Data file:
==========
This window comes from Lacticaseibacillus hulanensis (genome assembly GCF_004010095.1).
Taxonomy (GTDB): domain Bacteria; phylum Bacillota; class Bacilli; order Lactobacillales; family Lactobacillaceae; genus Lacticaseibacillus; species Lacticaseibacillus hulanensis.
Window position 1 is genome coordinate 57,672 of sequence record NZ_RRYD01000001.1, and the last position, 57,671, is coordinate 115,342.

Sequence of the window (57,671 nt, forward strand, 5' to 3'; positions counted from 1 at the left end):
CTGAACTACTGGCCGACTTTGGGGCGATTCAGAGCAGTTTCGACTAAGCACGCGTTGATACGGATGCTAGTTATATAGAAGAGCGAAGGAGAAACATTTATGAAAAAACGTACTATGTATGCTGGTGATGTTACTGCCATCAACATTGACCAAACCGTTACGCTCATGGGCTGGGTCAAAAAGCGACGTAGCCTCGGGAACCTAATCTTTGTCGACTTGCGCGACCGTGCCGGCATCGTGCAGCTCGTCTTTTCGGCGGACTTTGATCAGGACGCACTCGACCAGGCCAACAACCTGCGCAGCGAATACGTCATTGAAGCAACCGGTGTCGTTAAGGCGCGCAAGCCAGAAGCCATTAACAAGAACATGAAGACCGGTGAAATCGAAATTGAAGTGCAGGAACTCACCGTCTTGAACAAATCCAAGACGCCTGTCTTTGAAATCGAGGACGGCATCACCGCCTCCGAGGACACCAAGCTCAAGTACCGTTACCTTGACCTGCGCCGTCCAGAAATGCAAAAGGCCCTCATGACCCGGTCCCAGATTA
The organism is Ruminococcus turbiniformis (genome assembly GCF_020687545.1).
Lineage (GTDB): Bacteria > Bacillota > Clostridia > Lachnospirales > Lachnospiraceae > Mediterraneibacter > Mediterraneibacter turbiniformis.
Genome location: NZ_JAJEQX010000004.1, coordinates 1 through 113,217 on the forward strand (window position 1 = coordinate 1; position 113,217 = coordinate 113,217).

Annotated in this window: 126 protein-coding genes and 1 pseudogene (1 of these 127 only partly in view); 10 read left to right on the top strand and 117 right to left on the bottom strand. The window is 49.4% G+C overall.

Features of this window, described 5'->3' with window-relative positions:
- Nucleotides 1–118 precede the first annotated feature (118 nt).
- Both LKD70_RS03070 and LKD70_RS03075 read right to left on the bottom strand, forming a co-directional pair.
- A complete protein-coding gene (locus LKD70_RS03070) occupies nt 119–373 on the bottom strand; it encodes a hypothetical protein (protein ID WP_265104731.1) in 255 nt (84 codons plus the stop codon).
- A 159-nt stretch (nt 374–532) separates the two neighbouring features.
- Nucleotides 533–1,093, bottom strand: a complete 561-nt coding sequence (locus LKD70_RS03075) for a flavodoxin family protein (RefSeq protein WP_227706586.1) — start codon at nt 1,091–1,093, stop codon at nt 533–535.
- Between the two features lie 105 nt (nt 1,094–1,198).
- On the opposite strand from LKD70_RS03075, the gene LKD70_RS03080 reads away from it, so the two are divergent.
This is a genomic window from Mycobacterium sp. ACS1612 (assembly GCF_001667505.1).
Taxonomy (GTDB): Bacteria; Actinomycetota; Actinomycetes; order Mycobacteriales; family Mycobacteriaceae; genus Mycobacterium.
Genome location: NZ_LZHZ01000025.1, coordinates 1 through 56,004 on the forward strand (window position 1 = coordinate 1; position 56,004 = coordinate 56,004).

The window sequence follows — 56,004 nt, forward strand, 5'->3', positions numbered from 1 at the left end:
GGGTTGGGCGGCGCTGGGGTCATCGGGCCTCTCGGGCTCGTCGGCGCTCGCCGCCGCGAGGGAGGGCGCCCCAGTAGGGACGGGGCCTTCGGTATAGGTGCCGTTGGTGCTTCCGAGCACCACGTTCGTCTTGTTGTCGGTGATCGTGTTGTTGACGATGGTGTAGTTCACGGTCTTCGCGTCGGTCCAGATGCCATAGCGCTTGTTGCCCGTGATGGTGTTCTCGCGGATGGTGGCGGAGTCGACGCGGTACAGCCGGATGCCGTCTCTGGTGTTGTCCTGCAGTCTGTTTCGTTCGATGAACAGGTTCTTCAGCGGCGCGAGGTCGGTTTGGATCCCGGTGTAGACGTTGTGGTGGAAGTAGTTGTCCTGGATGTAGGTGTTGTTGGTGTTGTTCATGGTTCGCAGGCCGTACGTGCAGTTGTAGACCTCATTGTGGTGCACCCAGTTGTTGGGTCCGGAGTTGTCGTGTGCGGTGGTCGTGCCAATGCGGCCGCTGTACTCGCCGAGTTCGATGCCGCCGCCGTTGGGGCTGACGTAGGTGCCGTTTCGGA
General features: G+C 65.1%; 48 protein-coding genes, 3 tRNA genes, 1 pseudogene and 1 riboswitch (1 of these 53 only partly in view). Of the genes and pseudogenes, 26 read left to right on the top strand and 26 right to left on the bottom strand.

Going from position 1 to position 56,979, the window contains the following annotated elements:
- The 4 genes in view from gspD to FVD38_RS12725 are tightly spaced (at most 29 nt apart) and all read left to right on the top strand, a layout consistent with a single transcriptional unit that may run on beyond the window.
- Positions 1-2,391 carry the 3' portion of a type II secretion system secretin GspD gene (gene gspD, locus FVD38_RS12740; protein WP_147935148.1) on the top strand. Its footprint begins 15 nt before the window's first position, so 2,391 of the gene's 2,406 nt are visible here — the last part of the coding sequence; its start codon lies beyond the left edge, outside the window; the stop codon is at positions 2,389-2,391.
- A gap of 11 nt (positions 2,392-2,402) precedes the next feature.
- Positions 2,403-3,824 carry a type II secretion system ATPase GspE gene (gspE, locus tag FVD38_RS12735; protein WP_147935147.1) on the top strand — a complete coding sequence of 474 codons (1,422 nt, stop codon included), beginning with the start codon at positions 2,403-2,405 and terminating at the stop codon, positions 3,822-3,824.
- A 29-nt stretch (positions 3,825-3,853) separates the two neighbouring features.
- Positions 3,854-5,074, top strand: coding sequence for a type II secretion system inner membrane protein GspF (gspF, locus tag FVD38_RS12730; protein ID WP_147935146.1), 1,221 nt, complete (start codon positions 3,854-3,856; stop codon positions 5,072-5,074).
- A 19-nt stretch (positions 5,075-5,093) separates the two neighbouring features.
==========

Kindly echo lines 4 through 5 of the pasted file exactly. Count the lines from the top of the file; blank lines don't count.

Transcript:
Sequence of the window (57,671 nt, forward strand, 5' to 3'; positions counted from 1 at the left end):
CTGAACTACTGGCCGACTTTGGGGCGATTCAGAGCAGTTTCGACTAAGCACGCGTTGATACGGATGCTAGTTATATAGAAGAGCGAAGGAGAAACATTTATGAAAAAACGTACTATGTATGCTGGTGATGTTACTGCCATCAACATTGACCAAACCGTTACGCTCATGGGCTGGGTCAAAAAGCGACGTAGCCTCGGGAACCTAATCTTTGTCGACTTGCGCGACCGTGCCGGCATCGTGCAGCTCGTCTTTTCGGCGGACTTTGATCAGGACGCACTCGACCAGGCCAACAACCTGCGCAGCGAATACGTCATTGAAGCAACCGGTGTCGTTAAGGCGCGCAAGCCAGAAGCCATTAACAAGAACATGAAGACCGGTGAAATCGAAATTGAAGTGCAGGAACTCACCGTCTTGAACAAATCCAAGACGCCTGTCTTTGAAATCGAGGACGGCATCACCGCCTCCGAGGACACCAAGCTCAAGTACCGTTACCTTGACCTGCGCCGTCCAGAAATGCAAAAGGCCCTCATGACCCGGTCCCAGATTA